"I wish I could live through something."
So says Christine McPherson, the spiky, moody, flawed and delightful protagonist of "Lady Bird." The movie takes its title from the name Christine has bestowed upon herself during her senior year at a Catholic high school in Sacramento, which she sniffily dubs "the Midwest of California." Everything's terrible in Lady Bird's life now: Her educational prospects (she wants to go East but likely will end up at the local community college), her love life (it's complicated in the pre-Facebook sense of the term), and especially her mother, whose daily doses of doubt, anxiety and engulfing unconditional love put Lady Bird in a swivet of head-spinning mixed messages.
As a funny, poignant dramatization of a year in the life of an American teenager, "Lady Bird" follows the usual coming-of-age arc of missteps, regrets and amusing reckonings. But in the hands of Greta Gerwig, who makes her solo writing and directing debut, what might have been a by-the-numbers proposition turns out to be fizzily funny and wistfully affecting, a story whose familiar contours nevertheless contain something utterly original and revelatory. Gerwig became famous as an actress in films by such observant generational chroniclers as Joe Swanberg and Noah Baumbach; it's tempting - and not a little bit sexist - to believe she's learned at the feet of the masters. The insight and assurance of "Lady Bird" suggests it was she lending wisdom and taste to her male colleagues all along.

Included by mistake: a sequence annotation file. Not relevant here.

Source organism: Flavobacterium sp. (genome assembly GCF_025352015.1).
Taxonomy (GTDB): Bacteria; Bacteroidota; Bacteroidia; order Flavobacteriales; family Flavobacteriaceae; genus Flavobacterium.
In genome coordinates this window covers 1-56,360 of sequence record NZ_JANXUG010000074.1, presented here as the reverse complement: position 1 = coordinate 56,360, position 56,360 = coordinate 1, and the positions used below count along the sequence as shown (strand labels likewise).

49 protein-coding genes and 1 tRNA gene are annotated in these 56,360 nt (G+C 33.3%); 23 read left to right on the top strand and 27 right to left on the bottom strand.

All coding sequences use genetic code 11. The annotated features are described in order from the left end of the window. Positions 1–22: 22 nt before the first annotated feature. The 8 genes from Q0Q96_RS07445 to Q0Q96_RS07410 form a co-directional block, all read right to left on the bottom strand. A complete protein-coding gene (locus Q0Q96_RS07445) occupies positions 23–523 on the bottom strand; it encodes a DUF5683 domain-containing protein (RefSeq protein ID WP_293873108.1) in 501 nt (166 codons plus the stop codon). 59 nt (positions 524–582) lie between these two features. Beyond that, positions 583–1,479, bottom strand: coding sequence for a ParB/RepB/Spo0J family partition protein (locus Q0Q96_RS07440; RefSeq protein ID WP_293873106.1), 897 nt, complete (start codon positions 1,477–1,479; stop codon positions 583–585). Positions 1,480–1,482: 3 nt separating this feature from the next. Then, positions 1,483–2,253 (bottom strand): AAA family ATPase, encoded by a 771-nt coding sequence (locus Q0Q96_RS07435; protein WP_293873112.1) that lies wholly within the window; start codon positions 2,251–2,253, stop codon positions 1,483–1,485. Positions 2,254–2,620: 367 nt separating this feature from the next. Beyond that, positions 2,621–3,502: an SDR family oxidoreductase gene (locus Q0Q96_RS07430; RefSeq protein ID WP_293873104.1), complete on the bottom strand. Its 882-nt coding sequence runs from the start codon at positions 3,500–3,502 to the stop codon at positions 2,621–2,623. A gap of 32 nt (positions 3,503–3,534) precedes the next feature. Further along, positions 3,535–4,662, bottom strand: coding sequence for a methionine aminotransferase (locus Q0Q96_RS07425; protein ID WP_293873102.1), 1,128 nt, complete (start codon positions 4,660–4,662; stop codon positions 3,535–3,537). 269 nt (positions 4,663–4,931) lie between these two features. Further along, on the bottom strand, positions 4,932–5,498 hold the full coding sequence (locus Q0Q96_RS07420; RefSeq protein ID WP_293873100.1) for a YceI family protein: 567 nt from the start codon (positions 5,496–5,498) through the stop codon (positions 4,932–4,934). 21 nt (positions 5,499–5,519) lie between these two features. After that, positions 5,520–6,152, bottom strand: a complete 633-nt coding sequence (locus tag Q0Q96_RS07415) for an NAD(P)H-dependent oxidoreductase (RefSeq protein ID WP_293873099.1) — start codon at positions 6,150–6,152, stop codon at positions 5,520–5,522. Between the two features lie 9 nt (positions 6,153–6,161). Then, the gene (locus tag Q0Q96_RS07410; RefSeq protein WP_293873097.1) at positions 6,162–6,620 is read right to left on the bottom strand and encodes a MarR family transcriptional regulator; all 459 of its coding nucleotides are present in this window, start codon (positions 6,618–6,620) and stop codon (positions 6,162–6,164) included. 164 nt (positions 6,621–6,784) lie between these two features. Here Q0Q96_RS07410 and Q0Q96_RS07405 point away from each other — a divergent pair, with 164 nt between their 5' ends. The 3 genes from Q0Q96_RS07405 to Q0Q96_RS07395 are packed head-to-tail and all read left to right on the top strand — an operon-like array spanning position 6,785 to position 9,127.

"Lady Bird" opens on a lovely shot of the title character, played by Saoirse Ronan, sleeping face-to-face with her mother, Marion (Laurie Metcalf). They're in a motel while touring college campuses. On the way home, an idle conversation escalates into a heated argument, culminating in Lady Bird opening the door of the moving car and diving out.
Anyone who's lived within the emotional cyclone known as adolescence will recognize the vertiginous highs and lows of "Lady Bird," which follows our heroine through a year that includes auditions for a Stephen Sondheim school musical, a romance with a sweet, gangly co-star (Lucas Hedges), a flirtation with a Howard Zinn-reading bad boy (Timothée Chalamet), and an ongoing battle royal with her mother and father (Tracy Letts).
"Lady Bird" is a triumph of style, sensibility and spirit. The girl at its center may not be a heavyweight, but her movie is epic.
Ann Hornaday, The Washington Post